Anne-Sophie Mutter Plays Penderecki’s ‘Metamorphosen’ with the RSNO

04/12/2018

Penderecki, Tchaikovsky: Anne-Sophie Mutter (violin), Royal Scottish National Orchestra / Thomas Søndergård (conductor). Royal Concert Hall, Glasgow, 1.12.2018 (GT)

Anne-Sophie Mutter (c) Monika Höfler

Penderecki – Violin Concerto No.2 ‘Metamorphosen’

Tchaikovsky – Symphony No.5 in E minor, Op.64

The engagement of the celebrated German violinist Anne-Sophie Mutter by the RSNO was a significant coup for this concert marking the 85th birthday of Krzysztof Penderecki. Sadly the composer had to cancel his scheduled appearance as conductor however his substitute was the orchestra’s music director Thomas Søndergård. Penderecki wrote his Second Violin Concerto for Mutter when he was inspired by her performance of the Prokofiev Second Violin Concerto in 1988 and here we could not have wished for a more authentic interpretation. Since its composition in between 1992 and 1995, Mutter has proved its most ardent champion performing it worldwide and making a fine recording with the composer conducting. The work continues the line of tragic canvasses reflecting mankind’s horrific history in the twentieth century; a tradition initiated by the composer’s breakthrough piece in memory of Hiroshima in 1964. Mutter was a glamorous figure on stage in her startling emerald green costume. ‘Metamorphosen’ opened with a stridently determined harmony on strings evoking the beating of the human heart in its steady rhythm. This developed throughout the strings and rose in tension to a high pitch on Mutter’s violin, played against the violas, and evolving into a weeping threnody on the whole orchestra. In the passages of the prolonged first movement, there was a chromatic tension on the violas, with exciting contrasting episodes in the orchestra and a lyrical passage on the solo violin. The great voices of Penderecki’s startlingly noble theme were played with great emotional power and the soloist struck up a dialogue with the violas, and with glimpses of percussion in brief clusters of sound, the effect was as if walking through a winter’s graveyard, or more likely walking through a battlefield after the fighting has stopped. The recitative on the violin was captivating, constantly drawing one into its emotional heart. Søndergård gave his soloist maximum support in this masterly piece and at the enlightened close dying away into an ethereal space of majesty. In response to the clamour of affection, Mutter gave an encore of the Sarabande from Bach’s D minor Partita, allowing the capacity audience a brief opportunity to judge her mastery and brilliance.

The Tchaikovsky Fifth is a work performed here almost every season so much is it a favourite of Glaswegian audiences, however this particular performance proved exceptional in that what had happened before the interval seemed to inspire this orchestra to even greater standards of playing. The mastermind of all this was Søndergård who is proving a quite astonishing talent here, constructing enlightening concerts of diverse repertoire. It seemed as if at some moments we were listening to a top Russian orchestra, the strings especially tended to have a rather Slavically controlled discipline allied with a silky sensitive sheen in the most glorious passages, notably in the third movement’s waltzes. This is a new quality in the RSNO playing and is now allied to the wind sections – from flute to bassoon – and the superb brass where there are musicians of world class. Over the years this orchestra has proved ideally suited to Shostakovich, Stravinsky and Prokofiev which is a tradition going back to Gibson and Järvi here in Scotland and enshrined in their successful recordings.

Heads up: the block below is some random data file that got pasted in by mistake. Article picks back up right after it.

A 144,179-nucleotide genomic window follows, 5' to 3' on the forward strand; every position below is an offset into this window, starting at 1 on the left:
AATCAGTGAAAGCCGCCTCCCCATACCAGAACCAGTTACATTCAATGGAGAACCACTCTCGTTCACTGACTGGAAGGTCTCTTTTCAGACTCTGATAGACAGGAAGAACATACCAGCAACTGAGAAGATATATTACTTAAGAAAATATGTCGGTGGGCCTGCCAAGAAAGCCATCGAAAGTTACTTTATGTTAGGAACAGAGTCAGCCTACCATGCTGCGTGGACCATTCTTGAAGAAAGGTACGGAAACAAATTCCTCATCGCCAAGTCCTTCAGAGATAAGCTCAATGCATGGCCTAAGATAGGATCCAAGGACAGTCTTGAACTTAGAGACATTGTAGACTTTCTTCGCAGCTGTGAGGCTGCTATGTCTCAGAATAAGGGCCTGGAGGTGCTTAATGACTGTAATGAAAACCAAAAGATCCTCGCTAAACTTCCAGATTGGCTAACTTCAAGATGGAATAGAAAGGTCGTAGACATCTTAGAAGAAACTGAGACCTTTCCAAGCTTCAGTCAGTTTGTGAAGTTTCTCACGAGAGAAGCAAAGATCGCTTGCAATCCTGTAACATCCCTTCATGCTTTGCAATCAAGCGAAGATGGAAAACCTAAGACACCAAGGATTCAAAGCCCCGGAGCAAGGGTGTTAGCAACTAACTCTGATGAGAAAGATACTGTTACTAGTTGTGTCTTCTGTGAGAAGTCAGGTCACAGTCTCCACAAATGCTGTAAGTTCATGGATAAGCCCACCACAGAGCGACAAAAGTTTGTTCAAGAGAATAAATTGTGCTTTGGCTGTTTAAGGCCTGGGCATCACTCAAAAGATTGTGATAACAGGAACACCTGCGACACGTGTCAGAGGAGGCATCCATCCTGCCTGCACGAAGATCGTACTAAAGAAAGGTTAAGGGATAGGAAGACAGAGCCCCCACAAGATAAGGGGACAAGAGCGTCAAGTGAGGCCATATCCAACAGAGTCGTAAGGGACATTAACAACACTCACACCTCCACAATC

The quality of the clarinet solos were stunning in their colour and harmonic splendour and I liked the bassoon playing giving a rustic Slavic tint to the Russian folk melodies. In the slow movement, the horn solo in D major – and later the theme shared with the oboe – was marvellously characterised. The brilliance of the orchestra’s brass was magnificently displayed in the exciting finale, if anything, the sole weakness was the conductor’s enthusiasm for pushing on the tempi, without catching a pause in several transitional moments, but of course this is to emphasise the dramatic essence of the symphony. Certainly this magnificent performance – of what is generally considered a warhorse of the romantic Russian repertoire – was entirely due to Thomas Søndergård’s great work in preparation and conducting.

Gregor Tassie

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